General Overview
According to Stalkup and Chilukuri^{[1]}, enterovirus, a small (30 nm), nonenveloped, singlestranded RNA viruses, belongs to the family Picornaviridae. While most of the enterovirus infections are relatively mild and result in complete recovery of the patient, they can also cause severe and fatal diseases such as meningitis, encephalitis, myocarditis, neonatal sepsis, and polio like paralytic diseases. Infection occurs mainly via fecaloral transmission and less commonly by respiratory droplets. While no known nonhuman reservoirs have been identified, waterborne, foodborne, and bloodborne transmissions have been reported.
Summary Data
Cliver^{[2]} challenged pigs with Porcine enterovirus type 3 and 7 via oral exposure route.
ID  # of Doses  Agent Strain  Dose Units  Host type  Μodel  Optimized parameters  Response type  Reference 

62  3  porcine, PE3ECPO6  PFU  pig  exponential 
k = 2.96E04 LD_{50}/ID_{50} = 2.34E+03 
infection 
Cliver^{[2]} 
63  3  porcine, PE705i  PFU  pig  exponential 
k = 3.74E03 LD_{50}/ID_{50} = 1.85E+02 
infection 
Cliver^{[2]} 
Optimization Output for Exp. 62:
Experiment ID: 62
# of Doses: 3
Agent Strain: porcine, PE3ECPO6
Dose Units: PFU
Host type: pig
Μodel: exponential
Optimized parameters:
k = 2.96E04
LD_{50}/ID_{50} = 2.34E+03



Parameter histogram for exponential model (uncertainty of the parameter)
Exponential model plot, with confidence bounds around optimized model
Optimization Output for Exp. 63:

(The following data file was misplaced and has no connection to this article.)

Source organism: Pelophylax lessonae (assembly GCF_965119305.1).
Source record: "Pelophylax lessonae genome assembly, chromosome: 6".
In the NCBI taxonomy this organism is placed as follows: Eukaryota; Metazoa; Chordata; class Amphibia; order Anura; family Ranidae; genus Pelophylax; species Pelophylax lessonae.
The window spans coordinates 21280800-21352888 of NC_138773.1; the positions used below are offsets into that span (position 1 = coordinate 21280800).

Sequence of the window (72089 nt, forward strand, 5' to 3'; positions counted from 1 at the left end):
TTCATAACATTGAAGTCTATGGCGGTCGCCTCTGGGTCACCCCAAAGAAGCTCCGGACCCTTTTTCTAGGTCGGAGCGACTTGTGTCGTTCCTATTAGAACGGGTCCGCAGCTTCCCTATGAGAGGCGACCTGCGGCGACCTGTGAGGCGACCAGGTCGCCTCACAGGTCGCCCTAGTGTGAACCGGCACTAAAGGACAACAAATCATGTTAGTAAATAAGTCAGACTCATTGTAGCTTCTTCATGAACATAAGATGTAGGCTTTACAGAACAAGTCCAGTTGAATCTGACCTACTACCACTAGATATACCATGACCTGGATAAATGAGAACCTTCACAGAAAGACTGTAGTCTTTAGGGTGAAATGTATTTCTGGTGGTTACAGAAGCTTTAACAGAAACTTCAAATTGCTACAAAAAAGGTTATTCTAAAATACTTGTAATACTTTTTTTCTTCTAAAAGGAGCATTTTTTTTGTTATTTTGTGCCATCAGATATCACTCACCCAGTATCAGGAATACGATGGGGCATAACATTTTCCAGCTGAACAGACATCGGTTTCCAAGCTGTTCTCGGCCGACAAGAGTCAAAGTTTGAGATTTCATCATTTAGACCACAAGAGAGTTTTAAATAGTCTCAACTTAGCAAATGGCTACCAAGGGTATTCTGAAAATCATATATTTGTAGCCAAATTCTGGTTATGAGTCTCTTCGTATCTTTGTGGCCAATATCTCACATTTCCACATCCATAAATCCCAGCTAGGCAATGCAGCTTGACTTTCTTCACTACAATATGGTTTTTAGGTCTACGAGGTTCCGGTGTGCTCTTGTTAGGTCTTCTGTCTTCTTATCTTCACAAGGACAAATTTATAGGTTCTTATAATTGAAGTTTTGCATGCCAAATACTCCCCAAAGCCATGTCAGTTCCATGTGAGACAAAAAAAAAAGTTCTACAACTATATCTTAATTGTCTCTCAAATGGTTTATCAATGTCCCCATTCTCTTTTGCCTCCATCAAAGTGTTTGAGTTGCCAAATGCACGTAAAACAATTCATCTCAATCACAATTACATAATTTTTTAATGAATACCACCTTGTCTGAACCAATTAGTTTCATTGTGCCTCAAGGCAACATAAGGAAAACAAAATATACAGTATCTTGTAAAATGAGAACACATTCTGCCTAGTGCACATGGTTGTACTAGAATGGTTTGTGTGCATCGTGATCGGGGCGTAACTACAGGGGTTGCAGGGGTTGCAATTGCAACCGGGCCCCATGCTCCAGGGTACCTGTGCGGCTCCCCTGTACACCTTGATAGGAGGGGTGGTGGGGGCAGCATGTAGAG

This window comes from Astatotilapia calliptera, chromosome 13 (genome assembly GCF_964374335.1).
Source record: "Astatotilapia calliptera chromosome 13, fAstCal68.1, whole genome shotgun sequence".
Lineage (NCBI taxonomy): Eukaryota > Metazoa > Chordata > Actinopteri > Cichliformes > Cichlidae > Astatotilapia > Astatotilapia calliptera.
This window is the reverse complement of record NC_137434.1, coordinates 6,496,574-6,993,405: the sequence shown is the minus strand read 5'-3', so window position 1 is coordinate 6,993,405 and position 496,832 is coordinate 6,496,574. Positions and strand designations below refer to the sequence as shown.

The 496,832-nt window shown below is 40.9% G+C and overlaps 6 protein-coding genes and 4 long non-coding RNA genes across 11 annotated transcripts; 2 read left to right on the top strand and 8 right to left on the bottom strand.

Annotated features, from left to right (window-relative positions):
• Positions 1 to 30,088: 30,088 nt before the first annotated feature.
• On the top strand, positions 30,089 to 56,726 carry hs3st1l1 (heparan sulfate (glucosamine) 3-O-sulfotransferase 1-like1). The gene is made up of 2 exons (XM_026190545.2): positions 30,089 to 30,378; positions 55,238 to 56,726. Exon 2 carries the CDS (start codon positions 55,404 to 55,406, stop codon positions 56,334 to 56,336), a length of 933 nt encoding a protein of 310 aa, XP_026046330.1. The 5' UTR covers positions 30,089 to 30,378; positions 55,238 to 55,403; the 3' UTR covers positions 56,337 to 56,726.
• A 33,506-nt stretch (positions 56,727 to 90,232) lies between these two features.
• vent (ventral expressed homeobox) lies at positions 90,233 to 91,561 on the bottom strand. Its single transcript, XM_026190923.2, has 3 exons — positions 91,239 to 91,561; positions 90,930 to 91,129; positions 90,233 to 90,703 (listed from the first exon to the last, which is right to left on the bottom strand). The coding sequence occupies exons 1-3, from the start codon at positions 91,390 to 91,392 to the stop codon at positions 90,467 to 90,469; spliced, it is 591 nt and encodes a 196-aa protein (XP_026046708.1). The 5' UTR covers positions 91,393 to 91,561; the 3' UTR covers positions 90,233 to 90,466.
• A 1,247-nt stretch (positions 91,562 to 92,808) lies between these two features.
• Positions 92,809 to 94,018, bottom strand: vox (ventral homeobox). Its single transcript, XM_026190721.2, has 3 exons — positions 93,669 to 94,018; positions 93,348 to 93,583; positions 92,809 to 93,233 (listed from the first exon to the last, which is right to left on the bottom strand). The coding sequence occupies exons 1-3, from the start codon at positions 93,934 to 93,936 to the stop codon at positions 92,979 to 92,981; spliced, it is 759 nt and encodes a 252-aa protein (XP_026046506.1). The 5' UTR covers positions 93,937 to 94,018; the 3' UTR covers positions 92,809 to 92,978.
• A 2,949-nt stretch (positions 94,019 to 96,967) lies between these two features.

Best Fit
Experiment ID: 63
# of Doses: 3
Agent Strain: porcine, PE705i
Dose Units: PFU
Host type: pig
Μodel: exponential
Optimized parameters:
k = 3.74E03
LD_{50}/ID_{50} = 1.85E+02



Parameter histogram for exponential model (uncertainty of the parameter)
Exponential model plot, with confidence bounds around optimized model
Recommended Model
It is recommended that experiment 63 should be used as the best doseresponse model.
Summary
The different LD_{50} for these two experiments indicates that virulence varies between pathogen strains.
References
 Enterovirus infections: a review of clinical presentation, diagnosis, and treatment, , Dermatologic clinics, Volume 20, p.217–223, (2002)
 Experimental infection by waterborne enteroviruses, , Journal of Food Protection, Volume 44, Number 11, p.861–865, (1981)
ID  # of Doses  Agent Strain  Dose Units  Host type  Μodel  Optimized parameters  Response type  Reference 

62  3  porcine, PE3ECPO6  PFU  pig  exponential 
k = 2.96E04 LD_{50}/ID_{50} = 2.34E+03 
infection  Experimental infection by waterborne enteroviruses." Journal of Food Protection. 44 (1981): 861865.  "
63  3  porcine, PE705i  PFU  pig  exponential 
k = 3.74E03 LD_{50}/ID_{50} = 1.85E+02 
infection  Experimental infection by waterborne enteroviruses." Journal of Food Protection. 44 (1981): 861865.  "
k = 2.96E04
LD_{50}/ID_{50} = 2.34E+03



Parameter histogram for exponential model (uncertainty of the parameter)
Exponential model plot, with confidence bounds around optimized model
References
 Experimental infection by waterborne enteroviruses, , Journal of Food Protection, Volume 44, p.861865, (1981)
k = 3.74E03
LD_{50}/ID_{50} = 1.85E+02



Parameter histogram for exponential model (uncertainty of the parameter)
Exponential model plot, with confidence bounds around optimized model
References
 Experimental infection by waterborne enteroviruses, , Journal of Food Protection, Volume 44, p.861865, (1981)